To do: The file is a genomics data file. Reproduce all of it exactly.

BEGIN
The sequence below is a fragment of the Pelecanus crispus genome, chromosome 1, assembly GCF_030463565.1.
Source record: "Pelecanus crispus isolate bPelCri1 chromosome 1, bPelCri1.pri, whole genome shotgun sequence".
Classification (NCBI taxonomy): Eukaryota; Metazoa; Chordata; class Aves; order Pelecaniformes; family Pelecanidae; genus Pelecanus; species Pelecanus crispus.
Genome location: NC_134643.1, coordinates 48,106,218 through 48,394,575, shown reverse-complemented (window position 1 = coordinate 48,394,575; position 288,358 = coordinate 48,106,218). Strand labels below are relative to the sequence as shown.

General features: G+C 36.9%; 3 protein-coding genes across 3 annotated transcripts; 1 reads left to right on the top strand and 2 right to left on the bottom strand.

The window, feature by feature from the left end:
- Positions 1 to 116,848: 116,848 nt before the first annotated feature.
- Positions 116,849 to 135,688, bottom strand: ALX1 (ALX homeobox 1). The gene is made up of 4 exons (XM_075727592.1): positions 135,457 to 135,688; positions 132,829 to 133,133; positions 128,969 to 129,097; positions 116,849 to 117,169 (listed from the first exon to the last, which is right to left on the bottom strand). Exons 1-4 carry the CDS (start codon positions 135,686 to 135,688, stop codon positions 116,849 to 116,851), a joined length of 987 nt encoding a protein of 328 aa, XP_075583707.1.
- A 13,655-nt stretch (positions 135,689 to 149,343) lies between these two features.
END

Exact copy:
The sequence below is a fragment of the Pelecanus crispus genome, chromosome 1, assembly GCF_030463565.1.
Source record: "Pelecanus crispus isolate bPelCri1 chromosome 1, bPelCri1.pri, whole genome shotgun sequence".
Classification (NCBI taxonomy): Eukaryota; Metazoa; Chordata; class Aves; order Pelecaniformes; family Pelecanidae; genus Pelecanus; species Pelecanus crispus.
Genome location: NC_134643.1, coordinates 48,106,218 through 48,394,575, shown reverse-complemented (window position 1 = coordinate 48,394,575; position 288,358 = coordinate 48,106,218). Strand labels below are relative to the sequence as shown.

General features: G+C 36.9%; 3 protein-coding genes across 3 annotated transcripts; 1 reads left to right on the top strand and 2 right to left on the bottom strand.

The window, feature by feature from the left end:
- Positions 1 to 116,848: 116,848 nt before the first annotated feature.
- Positions 116,849 to 135,688, bottom strand: ALX1 (ALX homeobox 1). The gene is made up of 4 exons (XM_075727592.1): positions 135,457 to 135,688; positions 132,829 to 133,133; positions 128,969 to 129,097; positions 116,849 to 117,169 (listed from the first exon to the last, which is right to left on the bottom strand). Exons 1-4 carry the CDS (start codon positions 135,686 to 135,688, stop codon positions 116,849 to 116,851), a joined length of 987 nt encoding a protein of 328 aa, XP_075583707.1.
- A 13,655-nt stretch (positions 135,689 to 149,343) lies between these two features.